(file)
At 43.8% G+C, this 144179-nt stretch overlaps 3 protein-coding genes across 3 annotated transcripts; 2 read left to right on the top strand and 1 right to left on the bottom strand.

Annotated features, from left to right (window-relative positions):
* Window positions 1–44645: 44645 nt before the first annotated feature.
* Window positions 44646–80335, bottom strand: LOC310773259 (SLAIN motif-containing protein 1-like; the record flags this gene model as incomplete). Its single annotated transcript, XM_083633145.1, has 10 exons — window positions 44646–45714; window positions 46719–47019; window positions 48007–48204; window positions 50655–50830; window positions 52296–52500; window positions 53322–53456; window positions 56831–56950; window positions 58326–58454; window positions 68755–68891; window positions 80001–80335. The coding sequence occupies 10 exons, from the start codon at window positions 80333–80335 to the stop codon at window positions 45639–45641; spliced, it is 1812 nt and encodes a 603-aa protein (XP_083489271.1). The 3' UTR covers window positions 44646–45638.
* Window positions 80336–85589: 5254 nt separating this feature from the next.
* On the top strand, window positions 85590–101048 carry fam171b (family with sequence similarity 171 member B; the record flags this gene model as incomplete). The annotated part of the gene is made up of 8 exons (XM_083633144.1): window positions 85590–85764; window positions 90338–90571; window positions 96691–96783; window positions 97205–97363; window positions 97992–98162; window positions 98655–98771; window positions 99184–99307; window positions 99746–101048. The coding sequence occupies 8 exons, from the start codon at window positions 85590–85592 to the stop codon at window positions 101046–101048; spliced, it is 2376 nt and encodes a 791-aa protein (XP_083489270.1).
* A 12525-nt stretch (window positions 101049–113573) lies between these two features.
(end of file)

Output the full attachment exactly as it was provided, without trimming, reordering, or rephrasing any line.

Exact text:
At 43.8% G+C, this 144179-nt stretch overlaps 3 protein-coding genes across 3 annotated transcripts; 2 read left to right on the top strand and 1 right to left on the bottom strand.

Annotated features, from left to right (window-relative positions):
* Window positions 1–44645: 44645 nt before the first annotated feature.
* Window positions 44646–80335, bottom strand: LOC310773259 (SLAIN motif-containing protein 1-like; the record flags this gene model as incomplete). Its single annotated transcript, XM_083633145.1, has 10 exons — window positions 44646–45714; window positions 46719–47019; window positions 48007–48204; window positions 50655–50830; window positions 52296–52500; window positions 53322–53456; window positions 56831–56950; window positions 58326–58454; window positions 68755–68891; window positions 80001–80335. The coding sequence occupies 10 exons, from the start codon at window positions 80333–80335 to the stop codon at window positions 45639–45641; spliced, it is 1812 nt and encodes a 603-aa protein (XP_083489271.1). The 3' UTR covers window positions 44646–45638.
* Window positions 80336–85589: 5254 nt separating this feature from the next.
* On the top strand, window positions 85590–101048 carry fam171b (family with sequence similarity 171 member B; the record flags this gene model as incomplete). The annotated part of the gene is made up of 8 exons (XM_083633144.1): window positions 85590–85764; window positions 90338–90571; window positions 96691–96783; window positions 97205–97363; window positions 97992–98162; window positions 98655–98771; window positions 99184–99307; window positions 99746–101048. The coding sequence occupies 8 exons, from the start codon at window positions 85590–85592 to the stop codon at window positions 101046–101048; spliced, it is 2376 nt and encodes a 791-aa protein (XP_083489270.1).
* A 12525-nt stretch (window positions 101049–113573) lies between these two features.